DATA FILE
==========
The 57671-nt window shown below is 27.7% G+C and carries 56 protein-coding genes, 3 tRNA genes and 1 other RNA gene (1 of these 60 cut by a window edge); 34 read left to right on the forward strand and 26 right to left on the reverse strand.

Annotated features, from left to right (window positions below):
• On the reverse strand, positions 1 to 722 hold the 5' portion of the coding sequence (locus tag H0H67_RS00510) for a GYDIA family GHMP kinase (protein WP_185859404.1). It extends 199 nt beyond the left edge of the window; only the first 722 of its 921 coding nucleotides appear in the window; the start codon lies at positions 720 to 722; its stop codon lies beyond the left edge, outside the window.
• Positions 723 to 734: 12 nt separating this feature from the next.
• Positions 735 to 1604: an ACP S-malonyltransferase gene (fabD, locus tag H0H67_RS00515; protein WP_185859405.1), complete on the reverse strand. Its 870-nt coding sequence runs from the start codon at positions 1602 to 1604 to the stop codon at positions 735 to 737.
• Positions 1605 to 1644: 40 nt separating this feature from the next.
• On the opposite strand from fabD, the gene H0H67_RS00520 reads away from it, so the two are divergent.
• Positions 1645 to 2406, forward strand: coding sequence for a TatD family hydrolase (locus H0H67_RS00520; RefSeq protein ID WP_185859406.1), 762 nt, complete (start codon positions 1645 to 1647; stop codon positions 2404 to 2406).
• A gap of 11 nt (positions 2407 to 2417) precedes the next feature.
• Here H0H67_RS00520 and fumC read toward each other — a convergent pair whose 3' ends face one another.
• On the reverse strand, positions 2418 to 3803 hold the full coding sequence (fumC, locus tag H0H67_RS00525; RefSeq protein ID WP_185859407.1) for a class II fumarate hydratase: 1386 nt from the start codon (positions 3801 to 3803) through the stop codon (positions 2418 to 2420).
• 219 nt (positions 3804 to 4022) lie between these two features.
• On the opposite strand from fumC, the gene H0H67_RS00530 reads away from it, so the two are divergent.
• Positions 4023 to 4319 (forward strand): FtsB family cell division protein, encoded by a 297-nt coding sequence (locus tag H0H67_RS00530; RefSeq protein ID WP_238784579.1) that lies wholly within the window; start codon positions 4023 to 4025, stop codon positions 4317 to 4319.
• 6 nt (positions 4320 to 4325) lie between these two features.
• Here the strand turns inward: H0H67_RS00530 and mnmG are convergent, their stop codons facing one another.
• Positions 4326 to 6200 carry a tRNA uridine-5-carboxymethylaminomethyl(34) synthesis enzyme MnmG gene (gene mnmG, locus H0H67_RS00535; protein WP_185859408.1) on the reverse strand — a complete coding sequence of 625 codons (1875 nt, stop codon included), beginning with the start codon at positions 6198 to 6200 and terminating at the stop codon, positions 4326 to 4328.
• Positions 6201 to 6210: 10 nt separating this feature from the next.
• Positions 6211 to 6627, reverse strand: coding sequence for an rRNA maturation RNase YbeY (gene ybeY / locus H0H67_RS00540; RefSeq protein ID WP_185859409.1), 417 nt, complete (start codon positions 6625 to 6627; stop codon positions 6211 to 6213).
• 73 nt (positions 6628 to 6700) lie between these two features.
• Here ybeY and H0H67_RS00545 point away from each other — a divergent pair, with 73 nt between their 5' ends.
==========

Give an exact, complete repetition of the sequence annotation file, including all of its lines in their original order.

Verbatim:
The 57671-nt window shown below is 27.7% G+C and carries 56 protein-coding genes, 3 tRNA genes and 1 other RNA gene (1 of these 60 cut by a window edge); 34 read left to right on the forward strand and 26 right to left on the reverse strand.

Annotated features, from left to right (window positions below):
• On the reverse strand, positions 1 to 722 hold the 5' portion of the coding sequence (locus tag H0H67_RS00510) for a GYDIA family GHMP kinase (protein WP_185859404.1). It extends 199 nt beyond the left edge of the window; only the first 722 of its 921 coding nucleotides appear in the window; the start codon lies at positions 720 to 722; its stop codon lies beyond the left edge, outside the window.
• Positions 723 to 734: 12 nt separating this feature from the next.
• Positions 735 to 1604: an ACP S-malonyltransferase gene (fabD, locus tag H0H67_RS00515; protein WP_185859405.1), complete on the reverse strand. Its 870-nt coding sequence runs from the start codon at positions 1602 to 1604 to the stop codon at positions 735 to 737.
• Positions 1605 to 1644: 40 nt separating this feature from the next.
• On the opposite strand from fabD, the gene H0H67_RS00520 reads away from it, so the two are divergent.
• Positions 1645 to 2406, forward strand: coding sequence for a TatD family hydrolase (locus H0H67_RS00520; RefSeq protein ID WP_185859406.1), 762 nt, complete (start codon positions 1645 to 1647; stop codon positions 2404 to 2406).
• A gap of 11 nt (positions 2407 to 2417) precedes the next feature.
• Here H0H67_RS00520 and fumC read toward each other — a convergent pair whose 3' ends face one another.
• On the reverse strand, positions 2418 to 3803 hold the full coding sequence (fumC, locus tag H0H67_RS00525; RefSeq protein ID WP_185859407.1) for a class II fumarate hydratase: 1386 nt from the start codon (positions 3801 to 3803) through the stop codon (positions 2418 to 2420).
• 219 nt (positions 3804 to 4022) lie between these two features.
• On the opposite strand from fumC, the gene H0H67_RS00530 reads away from it, so the two are divergent.
• Positions 4023 to 4319 (forward strand): FtsB family cell division protein, encoded by a 297-nt coding sequence (locus tag H0H67_RS00530; RefSeq protein ID WP_238784579.1) that lies wholly within the window; start codon positions 4023 to 4025, stop codon positions 4317 to 4319.
• 6 nt (positions 4320 to 4325) lie between these two features.
• Here the strand turns inward: H0H67_RS00530 and mnmG are convergent, their stop codons facing one another.
• Positions 4326 to 6200 carry a tRNA uridine-5-carboxymethylaminomethyl(34) synthesis enzyme MnmG gene (gene mnmG, locus H0H67_RS00535; protein WP_185859408.1) on the reverse strand — a complete coding sequence of 625 codons (1875 nt, stop codon included), beginning with the start codon at positions 6198 to 6200 and terminating at the stop codon, positions 4326 to 4328.
• Positions 6201 to 6210: 10 nt separating this feature from the next.
• Positions 6211 to 6627, reverse strand: coding sequence for an rRNA maturation RNase YbeY (gene ybeY / locus H0H67_RS00540; RefSeq protein ID WP_185859409.1), 417 nt, complete (start codon positions 6625 to 6627; stop codon positions 6211 to 6213).
• 73 nt (positions 6628 to 6700) lie between these two features.
• Here ybeY and H0H67_RS00545 point away from each other — a divergent pair, with 73 nt between their 5' ends.